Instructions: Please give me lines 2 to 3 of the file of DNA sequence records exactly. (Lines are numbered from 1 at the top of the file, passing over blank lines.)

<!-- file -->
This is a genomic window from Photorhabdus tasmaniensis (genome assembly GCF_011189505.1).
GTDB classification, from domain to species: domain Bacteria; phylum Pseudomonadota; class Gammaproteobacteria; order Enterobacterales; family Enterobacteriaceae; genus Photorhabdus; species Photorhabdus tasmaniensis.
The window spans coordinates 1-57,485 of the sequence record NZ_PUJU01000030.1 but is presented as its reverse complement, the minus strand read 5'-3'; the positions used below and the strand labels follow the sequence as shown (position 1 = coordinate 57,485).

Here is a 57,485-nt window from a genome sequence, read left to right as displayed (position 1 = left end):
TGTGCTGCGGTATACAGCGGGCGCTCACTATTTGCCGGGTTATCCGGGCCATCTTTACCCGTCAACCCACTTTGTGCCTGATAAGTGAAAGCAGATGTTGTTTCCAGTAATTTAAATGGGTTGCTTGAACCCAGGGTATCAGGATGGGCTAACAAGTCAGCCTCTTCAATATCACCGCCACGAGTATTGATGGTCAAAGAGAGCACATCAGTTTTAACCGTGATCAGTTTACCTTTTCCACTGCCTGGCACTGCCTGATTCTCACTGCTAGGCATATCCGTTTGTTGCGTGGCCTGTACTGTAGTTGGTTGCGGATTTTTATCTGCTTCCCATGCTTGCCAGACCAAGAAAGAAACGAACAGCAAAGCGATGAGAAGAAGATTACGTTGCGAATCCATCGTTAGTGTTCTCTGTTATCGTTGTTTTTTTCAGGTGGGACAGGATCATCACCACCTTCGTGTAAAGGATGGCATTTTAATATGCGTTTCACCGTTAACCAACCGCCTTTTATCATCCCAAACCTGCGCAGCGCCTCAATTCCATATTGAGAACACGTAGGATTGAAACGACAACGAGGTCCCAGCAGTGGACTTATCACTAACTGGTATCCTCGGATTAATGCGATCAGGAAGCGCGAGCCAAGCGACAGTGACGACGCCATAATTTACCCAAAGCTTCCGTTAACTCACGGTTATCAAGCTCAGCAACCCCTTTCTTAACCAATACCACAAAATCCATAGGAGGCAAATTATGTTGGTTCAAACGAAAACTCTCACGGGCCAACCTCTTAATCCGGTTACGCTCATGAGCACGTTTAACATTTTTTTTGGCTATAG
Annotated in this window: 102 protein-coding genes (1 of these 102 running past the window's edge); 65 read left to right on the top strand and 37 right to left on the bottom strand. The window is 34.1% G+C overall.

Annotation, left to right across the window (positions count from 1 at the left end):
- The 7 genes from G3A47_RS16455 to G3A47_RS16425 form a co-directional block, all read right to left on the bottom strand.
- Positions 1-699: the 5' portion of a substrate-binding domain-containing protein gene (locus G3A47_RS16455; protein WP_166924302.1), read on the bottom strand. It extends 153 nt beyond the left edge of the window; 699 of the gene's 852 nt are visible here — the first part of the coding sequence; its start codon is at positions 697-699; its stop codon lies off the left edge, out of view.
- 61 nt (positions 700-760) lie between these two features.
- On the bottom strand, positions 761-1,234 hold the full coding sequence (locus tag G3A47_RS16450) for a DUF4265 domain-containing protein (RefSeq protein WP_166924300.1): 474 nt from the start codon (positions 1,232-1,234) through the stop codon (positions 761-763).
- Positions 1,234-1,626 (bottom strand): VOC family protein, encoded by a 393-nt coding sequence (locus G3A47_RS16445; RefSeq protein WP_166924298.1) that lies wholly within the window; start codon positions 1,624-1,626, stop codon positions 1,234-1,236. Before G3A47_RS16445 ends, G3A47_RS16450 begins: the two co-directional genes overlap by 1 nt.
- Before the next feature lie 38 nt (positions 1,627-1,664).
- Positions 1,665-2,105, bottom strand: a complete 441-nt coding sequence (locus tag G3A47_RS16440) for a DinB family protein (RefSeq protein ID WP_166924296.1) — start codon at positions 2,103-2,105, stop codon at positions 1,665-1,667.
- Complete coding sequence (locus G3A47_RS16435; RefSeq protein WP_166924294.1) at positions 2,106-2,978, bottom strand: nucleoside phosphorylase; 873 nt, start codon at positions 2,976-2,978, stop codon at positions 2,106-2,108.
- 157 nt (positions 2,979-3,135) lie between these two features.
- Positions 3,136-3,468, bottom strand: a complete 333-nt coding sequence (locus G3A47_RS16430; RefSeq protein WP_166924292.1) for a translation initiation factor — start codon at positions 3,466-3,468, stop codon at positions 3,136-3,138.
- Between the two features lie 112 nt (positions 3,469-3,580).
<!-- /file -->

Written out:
GTDB classification, from domain to species: domain Bacteria; phylum Pseudomonadota; class Gammaproteobacteria; order Enterobacterales; family Enterobacteriaceae; genus Photorhabdus; species Photorhabdus tasmaniensis.
The window spans coordinates 1-57,485 of the sequence record NZ_PUJU01000030.1 but is presented as its reverse complement, the minus strand read 5'-3'; the positions used below and the strand labels follow the sequence as shown (position 1 = coordinate 57,485).